ANALYSIS

Under AS 15.13.116(a), a candidate who, after the date of the general election holds unused campaign contributions shall distribute the amount held by February 1.  Unused campaign contributions can be used, among other things, to pay off campaign debts and make various donations. AS 15.13.116(a)-(b).  But any unused campaign contributions, and any other property remaining after disbursements are made under AS 15.13.116(a)-(b) are forfeited to the state. AS 15.16.116(c).         

Here, the Knowles Campaign, in accordance with AS 15.13.116(a) distributed all unused campaign contributions held by the Knowles Campaign on February 1, 2007.  The Knowles Campaign seeks clarification whether the $963.74 can be treated as if it were an unused campaign contribution held by the campaign on February 1, 2007. 

First, the Commission questions whether the $963.74 must be treated as a campaign contribution under AS 15.13.400(4) because the intention of Liberty Northwest in returning the money was not really intended to influence the outcome of an election.  But the Commission presumes that the insurance policy was paid for with campaign contributions.  The refund is aptly characterized as an unused campaign contribution.  But as a practical matter, because the property was not remaining after disbursements were made under AS 15.16.116(a)-(b), the Commission’s characterization of the $963.74 as an unused campaign contribution is not dispositive.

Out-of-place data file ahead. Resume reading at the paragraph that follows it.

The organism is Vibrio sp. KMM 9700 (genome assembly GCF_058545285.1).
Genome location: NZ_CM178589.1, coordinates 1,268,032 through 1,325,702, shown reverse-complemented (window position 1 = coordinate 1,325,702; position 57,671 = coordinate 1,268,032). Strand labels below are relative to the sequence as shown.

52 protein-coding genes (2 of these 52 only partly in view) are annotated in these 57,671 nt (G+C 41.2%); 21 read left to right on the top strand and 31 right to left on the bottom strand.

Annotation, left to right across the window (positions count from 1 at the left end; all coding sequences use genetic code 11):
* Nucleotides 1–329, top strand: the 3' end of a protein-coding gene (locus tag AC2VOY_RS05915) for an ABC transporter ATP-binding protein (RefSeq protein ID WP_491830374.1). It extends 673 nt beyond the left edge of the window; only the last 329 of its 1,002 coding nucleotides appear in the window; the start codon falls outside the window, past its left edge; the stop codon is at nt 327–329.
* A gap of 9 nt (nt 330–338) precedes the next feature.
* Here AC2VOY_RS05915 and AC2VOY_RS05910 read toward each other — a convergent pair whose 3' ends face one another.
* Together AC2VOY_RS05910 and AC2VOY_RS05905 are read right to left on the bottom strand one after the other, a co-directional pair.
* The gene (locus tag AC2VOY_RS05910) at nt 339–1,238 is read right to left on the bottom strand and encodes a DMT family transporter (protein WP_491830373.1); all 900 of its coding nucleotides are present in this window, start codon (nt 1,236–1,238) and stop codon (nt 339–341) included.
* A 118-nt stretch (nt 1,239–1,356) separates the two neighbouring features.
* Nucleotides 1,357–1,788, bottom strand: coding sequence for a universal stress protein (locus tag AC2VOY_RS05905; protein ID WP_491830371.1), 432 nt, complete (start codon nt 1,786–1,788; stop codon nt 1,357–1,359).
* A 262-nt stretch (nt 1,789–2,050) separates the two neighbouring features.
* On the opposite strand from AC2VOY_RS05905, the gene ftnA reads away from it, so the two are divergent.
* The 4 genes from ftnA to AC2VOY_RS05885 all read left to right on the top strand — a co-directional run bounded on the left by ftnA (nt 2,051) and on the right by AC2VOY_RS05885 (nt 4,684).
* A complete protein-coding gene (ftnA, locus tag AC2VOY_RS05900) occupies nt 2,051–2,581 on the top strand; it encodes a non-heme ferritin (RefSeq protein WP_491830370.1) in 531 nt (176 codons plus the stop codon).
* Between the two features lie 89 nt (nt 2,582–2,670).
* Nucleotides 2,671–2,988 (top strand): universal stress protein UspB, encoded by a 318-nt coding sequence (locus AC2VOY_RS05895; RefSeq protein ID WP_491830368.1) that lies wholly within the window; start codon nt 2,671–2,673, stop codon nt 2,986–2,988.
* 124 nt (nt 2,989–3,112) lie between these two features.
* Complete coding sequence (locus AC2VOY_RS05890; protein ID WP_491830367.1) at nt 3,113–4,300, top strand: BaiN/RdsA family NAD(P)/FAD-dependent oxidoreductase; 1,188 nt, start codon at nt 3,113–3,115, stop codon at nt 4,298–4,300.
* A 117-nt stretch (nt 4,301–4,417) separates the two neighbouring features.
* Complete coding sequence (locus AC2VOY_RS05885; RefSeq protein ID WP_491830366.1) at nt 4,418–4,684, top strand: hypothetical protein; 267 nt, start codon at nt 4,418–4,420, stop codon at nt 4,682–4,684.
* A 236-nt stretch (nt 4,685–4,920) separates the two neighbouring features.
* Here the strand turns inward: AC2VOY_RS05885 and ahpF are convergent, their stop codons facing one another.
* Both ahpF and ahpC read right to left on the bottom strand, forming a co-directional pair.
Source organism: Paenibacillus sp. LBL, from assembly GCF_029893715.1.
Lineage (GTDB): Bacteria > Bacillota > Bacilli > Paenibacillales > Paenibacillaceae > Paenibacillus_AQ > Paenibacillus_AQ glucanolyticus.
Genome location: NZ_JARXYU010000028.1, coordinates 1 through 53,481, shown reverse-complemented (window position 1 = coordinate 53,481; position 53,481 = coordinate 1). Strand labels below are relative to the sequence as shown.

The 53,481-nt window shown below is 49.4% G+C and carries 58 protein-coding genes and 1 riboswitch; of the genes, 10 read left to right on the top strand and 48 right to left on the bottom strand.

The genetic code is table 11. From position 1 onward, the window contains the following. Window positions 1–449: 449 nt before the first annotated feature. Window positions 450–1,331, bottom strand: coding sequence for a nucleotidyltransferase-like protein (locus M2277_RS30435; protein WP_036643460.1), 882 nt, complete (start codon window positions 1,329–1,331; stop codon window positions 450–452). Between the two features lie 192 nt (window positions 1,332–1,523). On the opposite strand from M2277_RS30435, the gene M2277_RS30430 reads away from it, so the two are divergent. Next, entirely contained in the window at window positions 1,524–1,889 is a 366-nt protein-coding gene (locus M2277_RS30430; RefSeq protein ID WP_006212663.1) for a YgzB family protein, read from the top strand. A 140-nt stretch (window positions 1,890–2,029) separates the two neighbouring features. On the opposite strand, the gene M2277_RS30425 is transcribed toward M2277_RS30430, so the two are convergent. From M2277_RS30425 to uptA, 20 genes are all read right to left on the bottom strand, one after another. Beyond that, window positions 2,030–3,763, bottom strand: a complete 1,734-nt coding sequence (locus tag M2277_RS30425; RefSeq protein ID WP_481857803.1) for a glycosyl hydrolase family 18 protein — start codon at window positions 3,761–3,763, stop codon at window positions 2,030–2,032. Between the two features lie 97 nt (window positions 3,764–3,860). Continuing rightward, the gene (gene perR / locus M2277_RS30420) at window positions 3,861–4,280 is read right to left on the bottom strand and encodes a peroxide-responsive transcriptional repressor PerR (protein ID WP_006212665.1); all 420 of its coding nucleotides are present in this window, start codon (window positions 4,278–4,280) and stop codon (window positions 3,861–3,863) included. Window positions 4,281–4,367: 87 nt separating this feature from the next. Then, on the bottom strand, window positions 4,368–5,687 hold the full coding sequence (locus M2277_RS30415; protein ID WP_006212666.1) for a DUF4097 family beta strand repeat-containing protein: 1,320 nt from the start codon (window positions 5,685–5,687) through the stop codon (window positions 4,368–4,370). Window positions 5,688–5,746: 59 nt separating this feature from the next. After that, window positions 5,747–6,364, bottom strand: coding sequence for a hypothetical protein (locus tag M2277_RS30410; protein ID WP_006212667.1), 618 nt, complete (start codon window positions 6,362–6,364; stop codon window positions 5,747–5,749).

We conclude that the Knowles Campaign did not “hold” the $963.74 on February 1, 2007.  “Held” is not defined in 15.13.400.  When a statutory term is not defined by the statute itself, it should be given its plain meaning. Tesoro Alaska Petroleum Co. v. Kenai Pipe Line, Co., 746 P.2d 896, 903 (Alaska 1987).  In determining the plain meaning of words, the Commission routinely uses dictionary definitions. Id.  Hold means to “have in one’s possession” or “keep or reserve for someone.”  THE NEW OXFORD AMERICAN DICTIONARY 810 (2001).  On February 1, 2007, the $963.74 was the property of Liberty Northwest.  The Knowles campaign did not have the $963.74 in its possession, nor was the Knowles campaign keeping or reserving the $963.74 for someone else on February 1, 2007.  This has an independent impact on the Commission’s reading of AS 15.13.116(c).  As the $963.74 was not held on February 1, it was also not a remainder of property distributed under AS 15.13.116(a)-(b) held by The Knowles Campaign.  The Knowles Campaign could not have forfeited the $963.74 to the state as a remainder of property held by The Knowles Campaign after February 1, 2007 under AS 15.13.116(c).  Thus, AS 15.13.116(c) does not apply.